In one of my college teaching courses, I received a piece of advice that I always implemented in my teaching practice: “Make your first contact with parents a positive one!”
So, I sent out a letter at the start of the year to develop a positive relationship with my students’ parents.
As a new teacher, I felt my introductory letter set a tone of caring and concern and demonstrated that I had their child’s best interest at heart. However, I learned that sending a letter was not enough. Fostering a positive partnership means developing a respectful relationship when working with parents, especially when addressing student concerns.
Make your First Verbal Contact Count
Often the first meaningful verbal contact with parents is when a concern arises about their child. If an initial contact addresses a concern, start the conversation by sharing one genuine positive comment about the student. For example, I had a fifth-grade student who was not doing his classwork, and I knew his parents had not received many encouraging phone calls from school over the years. His mom’s first response to my call was, “What now?” I shared how I enjoyed her son’s sense of humor and told her he could get the whole class laughing. Her demeanor changed and we talked for a few minutes. Then I told her I was worried about her son not completing his classwork and that I needed her help. That was the start of a successful partnership, and her son ended up doing very well in my class.
Another strategy is to make positive phone calls home to share good news whenever possible. This is particularly important for students who struggle. Let them know you are watching for something good to share with parents.
Tell It Like You Want to Be Told
Before talking to a parent, think about the child you care about most in the world. Then think about how you would want to receive the information you are about to share. When you put yourself in the parent’s place, it helps you to be empathetic and diplomatic about how you discuss the concern.
Remove the Emotion
When talking to parents about an incident or behavioral concern, it is easy to become emotional. Before speaking to a parent, take a deep breath and remember that the student is likely acting a certain way to obtain something (e.g., attention) or avoid something (e.g., a difficult task), and it is not personal. Once you can have the conversation without feeling emotional, then discuss the concern.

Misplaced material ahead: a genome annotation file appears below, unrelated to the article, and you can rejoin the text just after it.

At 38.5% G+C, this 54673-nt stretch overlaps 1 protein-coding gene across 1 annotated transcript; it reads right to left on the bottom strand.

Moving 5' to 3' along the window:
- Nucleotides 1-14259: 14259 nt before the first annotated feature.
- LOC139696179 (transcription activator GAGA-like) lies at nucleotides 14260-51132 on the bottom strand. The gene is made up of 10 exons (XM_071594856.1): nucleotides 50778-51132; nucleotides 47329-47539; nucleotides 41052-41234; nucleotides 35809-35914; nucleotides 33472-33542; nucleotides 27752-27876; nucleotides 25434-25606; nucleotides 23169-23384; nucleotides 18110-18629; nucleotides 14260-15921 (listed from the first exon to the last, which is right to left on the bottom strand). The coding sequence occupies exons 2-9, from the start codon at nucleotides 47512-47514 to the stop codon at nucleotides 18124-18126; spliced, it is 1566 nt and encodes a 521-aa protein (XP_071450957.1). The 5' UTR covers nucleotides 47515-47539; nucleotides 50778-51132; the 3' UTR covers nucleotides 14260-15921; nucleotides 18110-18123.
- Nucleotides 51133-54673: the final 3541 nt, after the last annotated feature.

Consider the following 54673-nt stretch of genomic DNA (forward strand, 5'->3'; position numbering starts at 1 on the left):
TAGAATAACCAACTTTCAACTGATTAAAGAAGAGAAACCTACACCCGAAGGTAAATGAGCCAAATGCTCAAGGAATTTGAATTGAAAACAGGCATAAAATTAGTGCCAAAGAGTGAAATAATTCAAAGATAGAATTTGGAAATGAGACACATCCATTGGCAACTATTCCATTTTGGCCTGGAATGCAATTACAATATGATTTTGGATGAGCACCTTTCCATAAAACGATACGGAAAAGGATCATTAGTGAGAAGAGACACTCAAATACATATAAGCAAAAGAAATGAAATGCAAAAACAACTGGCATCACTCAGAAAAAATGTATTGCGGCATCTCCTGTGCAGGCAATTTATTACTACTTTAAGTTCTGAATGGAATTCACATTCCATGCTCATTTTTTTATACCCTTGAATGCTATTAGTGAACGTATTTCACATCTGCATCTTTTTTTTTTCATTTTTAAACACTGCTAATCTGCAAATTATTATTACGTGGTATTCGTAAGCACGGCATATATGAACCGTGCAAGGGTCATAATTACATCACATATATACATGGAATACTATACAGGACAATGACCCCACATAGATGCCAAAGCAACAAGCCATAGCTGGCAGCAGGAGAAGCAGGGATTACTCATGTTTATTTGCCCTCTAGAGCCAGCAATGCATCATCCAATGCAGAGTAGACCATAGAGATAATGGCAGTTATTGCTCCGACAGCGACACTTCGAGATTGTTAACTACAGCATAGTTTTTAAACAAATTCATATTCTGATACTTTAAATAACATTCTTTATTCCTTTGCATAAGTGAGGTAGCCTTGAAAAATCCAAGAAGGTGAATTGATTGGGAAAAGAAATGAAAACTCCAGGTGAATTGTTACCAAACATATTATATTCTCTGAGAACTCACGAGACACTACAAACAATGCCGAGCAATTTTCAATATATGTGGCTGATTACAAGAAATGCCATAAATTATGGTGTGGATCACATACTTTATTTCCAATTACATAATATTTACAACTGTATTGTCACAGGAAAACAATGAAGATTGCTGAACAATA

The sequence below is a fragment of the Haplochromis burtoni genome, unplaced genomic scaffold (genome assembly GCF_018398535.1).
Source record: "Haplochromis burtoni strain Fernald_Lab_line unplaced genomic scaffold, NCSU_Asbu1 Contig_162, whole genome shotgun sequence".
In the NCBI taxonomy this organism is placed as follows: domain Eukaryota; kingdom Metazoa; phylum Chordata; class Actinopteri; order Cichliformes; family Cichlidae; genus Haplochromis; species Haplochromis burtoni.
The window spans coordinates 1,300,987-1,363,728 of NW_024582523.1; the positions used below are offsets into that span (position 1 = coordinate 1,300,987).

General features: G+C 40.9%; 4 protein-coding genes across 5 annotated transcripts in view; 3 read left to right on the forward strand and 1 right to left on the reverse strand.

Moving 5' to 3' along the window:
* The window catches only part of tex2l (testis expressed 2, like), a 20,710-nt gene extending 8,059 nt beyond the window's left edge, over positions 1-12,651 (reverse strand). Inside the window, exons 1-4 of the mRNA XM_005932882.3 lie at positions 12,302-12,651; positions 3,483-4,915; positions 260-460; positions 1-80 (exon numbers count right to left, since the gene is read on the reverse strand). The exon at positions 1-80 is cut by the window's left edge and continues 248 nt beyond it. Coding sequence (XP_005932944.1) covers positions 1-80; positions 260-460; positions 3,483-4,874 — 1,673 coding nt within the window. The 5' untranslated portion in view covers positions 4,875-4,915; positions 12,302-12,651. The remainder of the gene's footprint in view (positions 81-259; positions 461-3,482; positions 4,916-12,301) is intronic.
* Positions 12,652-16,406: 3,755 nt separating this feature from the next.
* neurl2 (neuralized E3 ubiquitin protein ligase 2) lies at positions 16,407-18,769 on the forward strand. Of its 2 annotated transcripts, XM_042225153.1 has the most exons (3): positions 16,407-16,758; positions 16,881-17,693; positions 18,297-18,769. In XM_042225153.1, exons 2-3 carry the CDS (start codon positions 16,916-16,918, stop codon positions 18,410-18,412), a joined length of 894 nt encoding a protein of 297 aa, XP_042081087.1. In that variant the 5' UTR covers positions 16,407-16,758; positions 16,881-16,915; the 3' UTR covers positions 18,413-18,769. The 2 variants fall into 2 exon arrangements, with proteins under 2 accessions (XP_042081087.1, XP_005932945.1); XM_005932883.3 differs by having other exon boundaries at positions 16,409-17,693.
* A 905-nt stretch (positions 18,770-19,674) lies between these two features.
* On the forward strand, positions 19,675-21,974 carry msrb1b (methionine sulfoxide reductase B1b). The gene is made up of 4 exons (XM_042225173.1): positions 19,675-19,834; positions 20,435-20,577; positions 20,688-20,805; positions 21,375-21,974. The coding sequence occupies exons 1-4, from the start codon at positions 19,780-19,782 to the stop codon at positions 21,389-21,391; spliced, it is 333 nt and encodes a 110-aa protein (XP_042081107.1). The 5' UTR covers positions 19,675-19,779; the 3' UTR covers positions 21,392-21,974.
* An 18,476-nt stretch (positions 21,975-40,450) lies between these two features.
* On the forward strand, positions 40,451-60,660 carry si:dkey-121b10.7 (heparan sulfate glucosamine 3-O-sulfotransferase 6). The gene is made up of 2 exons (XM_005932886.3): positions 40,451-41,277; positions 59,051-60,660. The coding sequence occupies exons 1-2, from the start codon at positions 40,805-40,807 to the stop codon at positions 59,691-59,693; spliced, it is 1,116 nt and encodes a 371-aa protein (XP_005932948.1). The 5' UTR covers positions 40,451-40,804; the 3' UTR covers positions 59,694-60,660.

Ask for Advice
Sometimes, no matter what we try, we cannot help students improve the choices they make. Ask parents how they handle the behavior. They may share a strategy that will work in the classroom. Working with parents is a partnership in which both parties have something to share, and parents know their children better than anyone else.
Actively Listen to Parents
When discussing concerns with parents, listen to what they have to say. This validates their feelings, and the information they share can provide valuable input in helping to support their child.
Let Parents Know About Concerns ASAP
We often let parents know about behavioral concerns right away, but sometimes we are slow to discuss academic concerns. Make parents aware of academic concerns as soon as a pattern emerges (e.g., turning in homework late). Then both of you can address concerns with the child, with no surprises when report cards come out.
Share Concerns When Student Behavior Changes
If a student starts acting out of character, contact the parents to see whether they have noticed a change as well. Sometimes major life changes will affect students in school, and the parents can let you know whether something important is going on. They may not need to share the exact issue, but knowing there is a reason for the change will help you support the child.
Resistant Parents: Do Not Assume the Worst
Unfortunately, developing a positive parent partnership does not work 100% of the time. Some parents are resistant to a partnership. Do not assume they do not care about their child. One of my former students cried because his parent could not take phone calls from school. Taking a phone call meant leaving the production line and losing wages. Parents have a lot of responsibilities to consider; refusing a phone call or missing an event may be the better choice to make.
If you work with resistant parents, talk with your school social worker or psychologist for guidance in forming partnerships. Sometimes those professionals have additional insight into families that can help you form connections and ensure that the student’s needs are being met.
Creating a positive partnership with parents takes time and commitment. You develop this partnership by treating parents with respect. You strengthen it by sharing good news as well as concerns. You achieve it when you recognize everything that the parents bring to the relationship.
For some additional help with building strong relationships with parents, check out these resources:
- Nurturing Positive Relationships with Parents (bit.ly/ParentRelationships)
- Getting Derailed Parent–Teacher Relationships Back on Track (bit.ly/NEABackonTrack)
- New Teachers: Working with Parents (bit.ly/edutopia_Parents)
Dr. Meier is an Assistant Professor in the Department of Special Education at the University of Wisconsin–Eau Clair. She teaches courses on reading for students with special needs, technology integration, and inclusion for elementary educators.